500,000 Dutch dairy cows are staring down death because of the amount of dung they produce

Dour dairy.
Dour dairy.
Image: Reuters/Mathieu Belanger
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Half a million Dutch dairy cows have a pretty big problem. If the Netherlands can’t find a way to manage the dung they produce, European Union environmental rules mean they will have to be killed.

If those cows are culled, it would remove roughly a third of the dairy cows in the Netherlands, which wouldn’t be good news for the dairy sector; the Dutch dairy industry had a production value (pdf) of €7 billion ($7.4 billion) in 2014, the last available year for records.

The problem has to do with groundwater.

The European Union has set rules on the amount of nitrate from fertilizer that’s allowed to seep into the soil. In 2006 the Dutch government secured an 11-year exemption from those rules. The exemption is set to end Dec. 31, but agricultural groups worry Brussels won’t renew the exemption because of concerns over another chemical: phosphate.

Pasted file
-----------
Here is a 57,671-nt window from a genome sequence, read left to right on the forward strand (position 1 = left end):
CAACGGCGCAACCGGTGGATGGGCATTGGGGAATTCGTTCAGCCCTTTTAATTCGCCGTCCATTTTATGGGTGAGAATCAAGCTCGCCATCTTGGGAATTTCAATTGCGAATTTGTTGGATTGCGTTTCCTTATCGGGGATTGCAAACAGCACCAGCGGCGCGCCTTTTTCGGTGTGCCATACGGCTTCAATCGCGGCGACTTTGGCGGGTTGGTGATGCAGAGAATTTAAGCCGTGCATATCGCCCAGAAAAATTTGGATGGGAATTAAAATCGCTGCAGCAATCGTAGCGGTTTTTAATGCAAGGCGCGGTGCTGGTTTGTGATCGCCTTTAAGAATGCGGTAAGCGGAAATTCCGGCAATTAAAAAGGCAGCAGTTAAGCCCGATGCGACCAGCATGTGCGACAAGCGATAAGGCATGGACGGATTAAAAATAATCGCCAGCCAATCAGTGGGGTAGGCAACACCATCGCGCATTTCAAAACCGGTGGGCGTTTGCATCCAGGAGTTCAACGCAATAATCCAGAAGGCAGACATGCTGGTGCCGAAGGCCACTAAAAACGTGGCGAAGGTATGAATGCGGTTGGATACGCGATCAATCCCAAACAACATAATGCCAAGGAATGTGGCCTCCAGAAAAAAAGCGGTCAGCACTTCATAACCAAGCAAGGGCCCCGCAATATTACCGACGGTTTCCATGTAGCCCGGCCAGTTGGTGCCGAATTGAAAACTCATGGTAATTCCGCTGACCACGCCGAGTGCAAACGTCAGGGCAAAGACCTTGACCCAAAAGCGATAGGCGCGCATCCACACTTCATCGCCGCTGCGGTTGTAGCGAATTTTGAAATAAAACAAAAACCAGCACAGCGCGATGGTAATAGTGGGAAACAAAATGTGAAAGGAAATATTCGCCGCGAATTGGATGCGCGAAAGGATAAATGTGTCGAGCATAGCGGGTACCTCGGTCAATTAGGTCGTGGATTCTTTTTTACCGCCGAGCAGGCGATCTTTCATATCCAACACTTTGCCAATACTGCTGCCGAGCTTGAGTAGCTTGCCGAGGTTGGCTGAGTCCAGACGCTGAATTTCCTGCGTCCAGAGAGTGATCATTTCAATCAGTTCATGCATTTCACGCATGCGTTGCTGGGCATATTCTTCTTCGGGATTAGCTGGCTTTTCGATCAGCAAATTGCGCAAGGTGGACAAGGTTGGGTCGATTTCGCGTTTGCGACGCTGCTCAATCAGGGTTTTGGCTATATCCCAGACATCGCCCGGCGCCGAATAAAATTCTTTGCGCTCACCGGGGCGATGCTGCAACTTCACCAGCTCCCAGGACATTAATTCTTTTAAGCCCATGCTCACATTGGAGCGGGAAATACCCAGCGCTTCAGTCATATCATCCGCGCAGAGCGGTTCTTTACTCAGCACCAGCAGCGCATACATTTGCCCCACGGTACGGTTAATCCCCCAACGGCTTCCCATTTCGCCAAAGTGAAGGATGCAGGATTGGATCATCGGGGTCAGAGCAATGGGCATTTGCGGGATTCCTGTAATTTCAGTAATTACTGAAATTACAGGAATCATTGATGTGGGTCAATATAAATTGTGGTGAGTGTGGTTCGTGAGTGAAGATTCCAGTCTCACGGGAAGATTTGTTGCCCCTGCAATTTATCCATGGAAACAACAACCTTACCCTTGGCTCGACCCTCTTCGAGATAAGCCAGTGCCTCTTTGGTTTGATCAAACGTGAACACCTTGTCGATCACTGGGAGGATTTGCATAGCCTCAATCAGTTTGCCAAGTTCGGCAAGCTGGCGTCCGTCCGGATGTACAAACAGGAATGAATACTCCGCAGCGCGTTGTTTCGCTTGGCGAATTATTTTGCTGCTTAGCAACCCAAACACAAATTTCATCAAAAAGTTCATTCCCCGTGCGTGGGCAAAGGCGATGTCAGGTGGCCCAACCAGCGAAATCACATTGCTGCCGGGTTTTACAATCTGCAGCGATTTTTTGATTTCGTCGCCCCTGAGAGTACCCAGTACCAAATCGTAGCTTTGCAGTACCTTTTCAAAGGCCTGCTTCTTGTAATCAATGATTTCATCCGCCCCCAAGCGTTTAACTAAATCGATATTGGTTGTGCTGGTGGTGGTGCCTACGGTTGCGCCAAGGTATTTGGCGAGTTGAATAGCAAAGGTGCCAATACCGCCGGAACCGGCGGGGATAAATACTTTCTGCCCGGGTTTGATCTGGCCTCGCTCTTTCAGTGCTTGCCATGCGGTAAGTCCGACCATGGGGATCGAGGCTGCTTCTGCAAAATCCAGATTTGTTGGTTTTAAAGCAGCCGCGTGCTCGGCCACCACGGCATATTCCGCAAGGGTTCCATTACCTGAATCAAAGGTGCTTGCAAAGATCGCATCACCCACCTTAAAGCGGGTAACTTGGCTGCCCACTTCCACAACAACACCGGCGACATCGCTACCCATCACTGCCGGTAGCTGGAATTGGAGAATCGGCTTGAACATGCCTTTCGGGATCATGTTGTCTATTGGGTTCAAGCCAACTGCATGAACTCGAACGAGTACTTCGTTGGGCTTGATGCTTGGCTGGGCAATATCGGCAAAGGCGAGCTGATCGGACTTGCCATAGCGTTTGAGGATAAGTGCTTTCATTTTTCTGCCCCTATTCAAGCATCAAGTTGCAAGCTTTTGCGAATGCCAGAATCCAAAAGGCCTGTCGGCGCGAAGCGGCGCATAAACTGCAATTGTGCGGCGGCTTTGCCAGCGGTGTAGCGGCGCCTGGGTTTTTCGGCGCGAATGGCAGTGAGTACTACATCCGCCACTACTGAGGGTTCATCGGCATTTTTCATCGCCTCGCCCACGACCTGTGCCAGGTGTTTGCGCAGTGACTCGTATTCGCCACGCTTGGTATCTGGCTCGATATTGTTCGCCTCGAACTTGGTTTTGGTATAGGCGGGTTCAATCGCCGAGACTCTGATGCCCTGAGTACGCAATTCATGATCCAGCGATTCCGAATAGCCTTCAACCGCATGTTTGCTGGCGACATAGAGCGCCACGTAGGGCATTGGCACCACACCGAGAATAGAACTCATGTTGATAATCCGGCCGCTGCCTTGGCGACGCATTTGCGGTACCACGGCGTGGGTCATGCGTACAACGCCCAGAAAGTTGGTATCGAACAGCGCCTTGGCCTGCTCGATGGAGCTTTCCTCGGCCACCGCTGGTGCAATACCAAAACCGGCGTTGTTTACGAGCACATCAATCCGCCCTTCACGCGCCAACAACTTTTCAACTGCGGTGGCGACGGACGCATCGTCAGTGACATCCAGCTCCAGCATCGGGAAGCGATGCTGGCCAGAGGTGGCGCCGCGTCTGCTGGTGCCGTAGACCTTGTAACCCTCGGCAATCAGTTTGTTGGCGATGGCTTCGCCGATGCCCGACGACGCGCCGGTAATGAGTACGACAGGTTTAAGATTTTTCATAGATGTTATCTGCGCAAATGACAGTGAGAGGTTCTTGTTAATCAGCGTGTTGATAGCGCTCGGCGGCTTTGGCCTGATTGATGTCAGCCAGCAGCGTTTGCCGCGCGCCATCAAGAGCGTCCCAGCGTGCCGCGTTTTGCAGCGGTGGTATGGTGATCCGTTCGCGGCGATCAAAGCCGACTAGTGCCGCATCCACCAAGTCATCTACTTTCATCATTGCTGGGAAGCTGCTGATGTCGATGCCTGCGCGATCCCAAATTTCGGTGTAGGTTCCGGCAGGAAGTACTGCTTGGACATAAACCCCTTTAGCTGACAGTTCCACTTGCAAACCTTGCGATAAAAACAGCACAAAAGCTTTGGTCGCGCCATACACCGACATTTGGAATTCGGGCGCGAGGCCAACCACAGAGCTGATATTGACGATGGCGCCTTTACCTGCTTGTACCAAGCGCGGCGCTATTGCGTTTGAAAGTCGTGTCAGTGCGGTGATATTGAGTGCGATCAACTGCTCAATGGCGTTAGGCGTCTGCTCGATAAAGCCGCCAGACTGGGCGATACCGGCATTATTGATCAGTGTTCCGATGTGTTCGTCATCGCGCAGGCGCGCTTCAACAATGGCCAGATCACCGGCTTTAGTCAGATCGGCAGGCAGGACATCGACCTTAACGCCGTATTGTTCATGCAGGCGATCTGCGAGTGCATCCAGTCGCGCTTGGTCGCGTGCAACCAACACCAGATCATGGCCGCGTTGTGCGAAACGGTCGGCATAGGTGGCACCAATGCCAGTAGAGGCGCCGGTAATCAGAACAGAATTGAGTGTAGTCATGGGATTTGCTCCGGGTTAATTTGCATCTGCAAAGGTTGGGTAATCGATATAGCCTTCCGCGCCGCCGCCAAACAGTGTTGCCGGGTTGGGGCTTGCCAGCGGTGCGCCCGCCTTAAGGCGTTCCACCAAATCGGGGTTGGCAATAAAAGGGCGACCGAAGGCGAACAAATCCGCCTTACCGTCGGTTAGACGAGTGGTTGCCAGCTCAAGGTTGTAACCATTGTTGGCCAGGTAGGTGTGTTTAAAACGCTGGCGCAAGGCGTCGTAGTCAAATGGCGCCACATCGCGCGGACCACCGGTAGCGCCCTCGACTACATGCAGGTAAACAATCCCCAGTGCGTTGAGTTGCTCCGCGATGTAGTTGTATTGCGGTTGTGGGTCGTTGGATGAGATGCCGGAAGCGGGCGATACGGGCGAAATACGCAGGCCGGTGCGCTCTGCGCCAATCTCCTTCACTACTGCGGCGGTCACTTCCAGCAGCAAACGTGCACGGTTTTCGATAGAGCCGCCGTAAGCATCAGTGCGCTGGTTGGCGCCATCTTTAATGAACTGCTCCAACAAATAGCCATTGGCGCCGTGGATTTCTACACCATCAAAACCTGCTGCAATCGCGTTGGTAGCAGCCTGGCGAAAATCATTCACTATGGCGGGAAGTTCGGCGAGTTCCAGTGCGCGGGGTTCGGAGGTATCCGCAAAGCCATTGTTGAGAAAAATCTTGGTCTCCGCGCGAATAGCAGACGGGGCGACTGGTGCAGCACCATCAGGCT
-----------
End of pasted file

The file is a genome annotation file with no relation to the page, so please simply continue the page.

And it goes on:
Because Dutch farmers are spreading so much fertilizing manure over farmland, phosphate in the manure is seeping into and contaminating groundwater. But limiting phosphate has proven difficult. Reducing the chemical levels means producing less manure, which ultimately means reducing the size of the dairy herd.

Now there’s a political uproar among farming groups, some of whom have expressed feeling blindsided. Dairy groups have suggested, among other things, that feed companies rework their products to include fewer phosphates, which are often added to feed to ensure optimal growth, fertility, and bone development.

Another plan, introduced by the Dutch government, would offer €25 million as an incentive (link in Dutch) for the dairy industry to export or slaughter an estimated 200,000. That plan would still take a significant bite out of dairy production, which, in turn, may lead to rising milk prices for consumers.